I just finished setting up my room, but I have a little wall space and I want to put up some inspiring posters and words.  Problem is though, I can't find the ones I want at a reasonable price.  Well, check out this site called Block Posters. You can create any size wall poster from any size image you want to use, great right?  All you have to do is upload the image, tell it how many sheets wide you'd like it to be and poof!  You have your poster.  I would suggest laminating the pages to protect it when you're done. Best part as always for me is it's totally free.  Check it out and send me a picture of your new posters in your room!



Tuesday, August 21, 2012

Exploring the Democratic Republic of Congo

Hi there, I’m Heidi Raki of Raki’s Rad Resources. Heidi Befort has graciously invited me to do a series of posts for you on using research books to explore different countries. I’m sorry I’ve missed a few weeks – I was on vacation with my family in Agadir in the south of Morocco.  Feel free to stop by my personal blog, Journey to Morocco to see pictures.  Also, please stop by and visit the amazing spotlight blogger post Heidi Befort wrote for me while I was gone!

When I was here last, I wrote for you about Greece. This week, we are exploring the Democratic Republic of Congo.  Last year, my class explored this country for our school’s International Day.  Here’s some of what we learned.

Democratic Republic of Congo

Here’s a little information about the Democratic Republic of Congo:

- Democratic Republic of Congo is located in Western Africa, right on the equator.  It shares a border with Angola, Sudan, Tanzania and the Republic of Congo.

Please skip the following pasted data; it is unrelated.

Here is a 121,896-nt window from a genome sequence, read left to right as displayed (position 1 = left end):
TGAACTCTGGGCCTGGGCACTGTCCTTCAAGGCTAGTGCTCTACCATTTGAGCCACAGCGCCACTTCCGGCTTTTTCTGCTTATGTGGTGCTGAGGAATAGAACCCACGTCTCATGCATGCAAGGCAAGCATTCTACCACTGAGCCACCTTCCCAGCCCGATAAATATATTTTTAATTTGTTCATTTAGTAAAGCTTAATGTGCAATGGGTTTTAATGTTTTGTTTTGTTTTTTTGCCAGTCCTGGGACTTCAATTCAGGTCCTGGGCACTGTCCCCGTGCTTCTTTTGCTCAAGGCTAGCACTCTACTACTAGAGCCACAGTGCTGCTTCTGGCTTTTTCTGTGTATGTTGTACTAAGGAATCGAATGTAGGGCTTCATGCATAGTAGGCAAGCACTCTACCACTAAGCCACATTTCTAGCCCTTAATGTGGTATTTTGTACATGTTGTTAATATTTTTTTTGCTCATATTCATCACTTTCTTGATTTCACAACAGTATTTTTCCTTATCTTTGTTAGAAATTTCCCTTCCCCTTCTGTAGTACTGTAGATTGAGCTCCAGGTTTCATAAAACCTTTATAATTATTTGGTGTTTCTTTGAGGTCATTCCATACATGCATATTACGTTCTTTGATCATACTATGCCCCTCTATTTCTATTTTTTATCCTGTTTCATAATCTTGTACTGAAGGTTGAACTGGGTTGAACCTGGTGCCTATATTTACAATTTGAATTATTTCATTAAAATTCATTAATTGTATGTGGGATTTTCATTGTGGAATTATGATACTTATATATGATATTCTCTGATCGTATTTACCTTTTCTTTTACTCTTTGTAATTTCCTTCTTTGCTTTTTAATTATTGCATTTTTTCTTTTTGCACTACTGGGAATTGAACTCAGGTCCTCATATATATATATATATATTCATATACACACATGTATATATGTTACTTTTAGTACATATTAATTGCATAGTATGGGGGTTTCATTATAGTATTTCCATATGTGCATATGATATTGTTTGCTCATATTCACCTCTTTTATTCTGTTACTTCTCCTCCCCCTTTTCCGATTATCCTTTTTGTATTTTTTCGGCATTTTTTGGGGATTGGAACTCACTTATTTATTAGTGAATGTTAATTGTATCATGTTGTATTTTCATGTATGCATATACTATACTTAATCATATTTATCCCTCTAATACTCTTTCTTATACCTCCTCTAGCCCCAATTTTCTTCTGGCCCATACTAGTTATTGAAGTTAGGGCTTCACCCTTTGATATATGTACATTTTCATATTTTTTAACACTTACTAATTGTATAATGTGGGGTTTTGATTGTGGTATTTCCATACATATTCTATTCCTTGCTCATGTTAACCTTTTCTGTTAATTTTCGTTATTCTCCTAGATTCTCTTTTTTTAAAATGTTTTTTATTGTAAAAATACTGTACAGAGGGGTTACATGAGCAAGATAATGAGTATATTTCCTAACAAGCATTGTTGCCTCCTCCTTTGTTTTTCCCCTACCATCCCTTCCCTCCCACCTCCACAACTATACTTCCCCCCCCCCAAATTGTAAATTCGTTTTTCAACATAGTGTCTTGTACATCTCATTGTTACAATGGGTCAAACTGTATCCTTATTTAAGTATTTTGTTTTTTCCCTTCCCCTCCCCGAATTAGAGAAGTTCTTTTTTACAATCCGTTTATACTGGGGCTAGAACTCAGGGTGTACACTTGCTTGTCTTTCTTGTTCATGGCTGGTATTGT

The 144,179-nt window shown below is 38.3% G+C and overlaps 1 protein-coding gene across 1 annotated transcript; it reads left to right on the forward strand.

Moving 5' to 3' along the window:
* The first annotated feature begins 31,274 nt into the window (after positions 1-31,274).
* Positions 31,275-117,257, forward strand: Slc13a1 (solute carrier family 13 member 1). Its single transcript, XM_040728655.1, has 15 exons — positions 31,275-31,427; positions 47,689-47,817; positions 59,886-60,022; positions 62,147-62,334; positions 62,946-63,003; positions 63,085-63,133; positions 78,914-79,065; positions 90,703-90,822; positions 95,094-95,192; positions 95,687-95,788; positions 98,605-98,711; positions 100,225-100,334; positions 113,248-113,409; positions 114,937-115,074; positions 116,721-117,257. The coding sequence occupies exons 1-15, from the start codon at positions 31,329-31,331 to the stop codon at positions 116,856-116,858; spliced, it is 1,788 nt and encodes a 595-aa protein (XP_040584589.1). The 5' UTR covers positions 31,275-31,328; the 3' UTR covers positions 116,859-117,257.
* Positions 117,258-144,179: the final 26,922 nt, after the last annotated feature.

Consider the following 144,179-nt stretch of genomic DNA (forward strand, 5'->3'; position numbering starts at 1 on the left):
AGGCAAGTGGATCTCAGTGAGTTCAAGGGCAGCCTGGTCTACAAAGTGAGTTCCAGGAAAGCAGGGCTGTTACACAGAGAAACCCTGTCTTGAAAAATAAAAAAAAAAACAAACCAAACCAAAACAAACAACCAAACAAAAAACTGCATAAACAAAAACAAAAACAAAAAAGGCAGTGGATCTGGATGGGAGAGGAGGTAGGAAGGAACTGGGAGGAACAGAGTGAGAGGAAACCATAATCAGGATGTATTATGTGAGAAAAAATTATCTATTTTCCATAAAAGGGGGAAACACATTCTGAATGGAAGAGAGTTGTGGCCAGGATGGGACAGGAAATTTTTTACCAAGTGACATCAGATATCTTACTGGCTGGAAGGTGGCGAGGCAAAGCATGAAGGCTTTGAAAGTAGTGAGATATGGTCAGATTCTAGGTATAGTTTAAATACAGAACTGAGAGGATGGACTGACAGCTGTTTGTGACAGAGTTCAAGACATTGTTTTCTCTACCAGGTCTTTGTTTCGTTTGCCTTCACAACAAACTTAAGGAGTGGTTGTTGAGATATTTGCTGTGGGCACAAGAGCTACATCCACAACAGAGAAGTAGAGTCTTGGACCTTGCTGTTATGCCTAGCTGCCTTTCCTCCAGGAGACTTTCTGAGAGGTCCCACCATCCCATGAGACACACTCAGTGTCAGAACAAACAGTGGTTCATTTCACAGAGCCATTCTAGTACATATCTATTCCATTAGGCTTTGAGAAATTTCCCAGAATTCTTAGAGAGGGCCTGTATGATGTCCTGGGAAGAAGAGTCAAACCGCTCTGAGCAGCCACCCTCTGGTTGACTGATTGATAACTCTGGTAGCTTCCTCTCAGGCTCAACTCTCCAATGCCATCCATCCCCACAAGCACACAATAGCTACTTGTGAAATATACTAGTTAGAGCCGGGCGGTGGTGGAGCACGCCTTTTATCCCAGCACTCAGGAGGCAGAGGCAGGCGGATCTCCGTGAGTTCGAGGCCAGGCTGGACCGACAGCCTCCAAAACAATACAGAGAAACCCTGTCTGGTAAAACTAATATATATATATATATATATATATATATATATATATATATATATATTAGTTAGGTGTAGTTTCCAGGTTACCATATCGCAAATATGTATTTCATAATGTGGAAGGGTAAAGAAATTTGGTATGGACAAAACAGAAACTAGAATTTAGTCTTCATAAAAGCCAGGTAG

- The Democratic Republic of Congo has had 5 different names since 1908, including Zaire and the Belgian Congo.

-There are 5 official languages, and 242 total languages spoken in the Democratic Republic of Congo, but French is the unifying language and the language of the government. 

- Christianity is the main religion of the Democratic Republic of Congo.

- The capitol city of the Democratic Republic of Congo is Kinshasa.

- The Democratic Republic of Congo is home to the Congo River and Congo Rainforest, including animals that can’t be found anywhere else in the world, like the Bonobo monkey.

congo1If you would like to teach your kids about Democratic Republic of Congo you can use this Free Research Book that you can download from Google Docs to help them explore some key facts about Democratic Republic of Congo.

I’ll be back next week as part of this ‘Learning About Countries Through Research Books series” with information about Scotland. In the mean time, please feel free to stop by my blog, Raki’s Rad Resources, for more quality teaching tips and resources.